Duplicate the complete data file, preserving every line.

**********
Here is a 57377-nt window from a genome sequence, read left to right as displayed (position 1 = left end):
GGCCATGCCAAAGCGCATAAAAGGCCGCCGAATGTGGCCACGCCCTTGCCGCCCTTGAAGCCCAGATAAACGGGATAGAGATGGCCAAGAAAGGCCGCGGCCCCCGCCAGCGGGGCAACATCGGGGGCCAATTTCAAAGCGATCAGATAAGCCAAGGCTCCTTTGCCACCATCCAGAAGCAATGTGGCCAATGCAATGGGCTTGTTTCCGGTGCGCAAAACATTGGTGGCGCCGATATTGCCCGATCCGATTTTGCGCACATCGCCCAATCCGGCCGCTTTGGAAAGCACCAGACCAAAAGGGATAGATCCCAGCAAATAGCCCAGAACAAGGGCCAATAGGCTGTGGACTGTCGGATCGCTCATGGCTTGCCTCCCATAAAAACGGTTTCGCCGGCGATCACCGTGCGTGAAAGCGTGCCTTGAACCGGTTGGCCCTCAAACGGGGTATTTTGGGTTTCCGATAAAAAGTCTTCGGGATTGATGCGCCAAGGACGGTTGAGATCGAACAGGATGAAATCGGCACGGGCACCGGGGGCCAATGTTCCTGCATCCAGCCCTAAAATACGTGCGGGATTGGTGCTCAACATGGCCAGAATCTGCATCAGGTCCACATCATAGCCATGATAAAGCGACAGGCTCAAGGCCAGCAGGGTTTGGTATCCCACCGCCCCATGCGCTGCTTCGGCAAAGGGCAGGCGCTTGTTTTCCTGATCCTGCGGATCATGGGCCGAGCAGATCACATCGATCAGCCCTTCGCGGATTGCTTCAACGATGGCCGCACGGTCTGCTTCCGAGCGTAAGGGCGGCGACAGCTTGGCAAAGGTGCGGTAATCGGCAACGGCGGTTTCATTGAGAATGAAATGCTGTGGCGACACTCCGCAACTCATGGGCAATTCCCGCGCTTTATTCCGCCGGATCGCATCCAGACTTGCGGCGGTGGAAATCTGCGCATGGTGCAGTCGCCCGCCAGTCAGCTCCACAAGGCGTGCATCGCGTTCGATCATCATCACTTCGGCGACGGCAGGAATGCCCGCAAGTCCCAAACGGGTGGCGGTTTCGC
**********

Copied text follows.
Here is a 57377-nt window from a genome sequence, read left to right as displayed (position 1 = left end):
GGCCATGCCAAAGCGCATAAAAGGCCGCCGAATGTGGCCACGCCCTTGCCGCCCTTGAAGCCCAGATAAACGGGATAGAGATGGCCAAGAAAGGCCGCGGCCCCCGCCAGCGGGGCAACATCGGGGGCCAATTTCAAAGCGATCAGATAAGCCAAGGCTCCTTTGCCACCATCCAGAAGCAATGTGGCCAATGCAATGGGCTTGTTTCCGGTGCGCAAAACATTGGTGGCGCCGATATTGCCCGATCCGATTTTGCGCACATCGCCCAATCCGGCCGCTTTGGAAAGCACCAGACCAAAAGGGATAGATCCCAGCAAATAGCCCAGAACAAGGGCCAATAGGCTGTGGACTGTCGGATCGCTCATGGCTTGCCTCCCATAAAAACGGTTTCGCCGGCGATCACCGTGCGTGAAAGCGTGCCTTGAACCGGTTGGCCCTCAAACGGGGTATTTTGGGTTTCCGATAAAAAGTCTTCGGGATTGATGCGCCAAGGACGGTTGAGATCGAACAGGATGAAATCGGCACGGGCACCGGGGGCCAATGTTCCTGCATCCAGCCCTAAAATACGTGCGGGATTGGTGCTCAACATGGCCAGAATCTGCATCAGGTCCACATCATAGCCATGATAAAGCGACAGGCTCAAGGCCAGCAGGGTTTGGTATCCCACCGCCCCATGCGCTGCTTCGGCAAAGGGCAGGCGCTTGTTTTCCTGATCCTGCGGATCATGGGCCGAGCAGATCACATCGATCAGCCCTTCGCGGATTGCTTCAACGATGGCCGCACGGTCTGCTTCCGAGCGTAAGGGCGGCGACAGCTTGGCAAAGGTGCGGTAATCGGCAACGGCGGTTTCATTGAGAATGAAATGCTGTGGCGACACTCCGCAACTCATGGGCAATTCCCGCGCTTTATTCCGCCGGATCGCATCCAGACTTGCGGCGGTGGAAATCTGCGCATGGTGCAGTCGCCCGCCAGTCAGCTCCACAAGGCGTGCATCGCGTTCGATCATCATCACTTCGGCGACGGCAGGAATGCCCGCAAGTCCCAAACGGGTGGCGGTTTCGC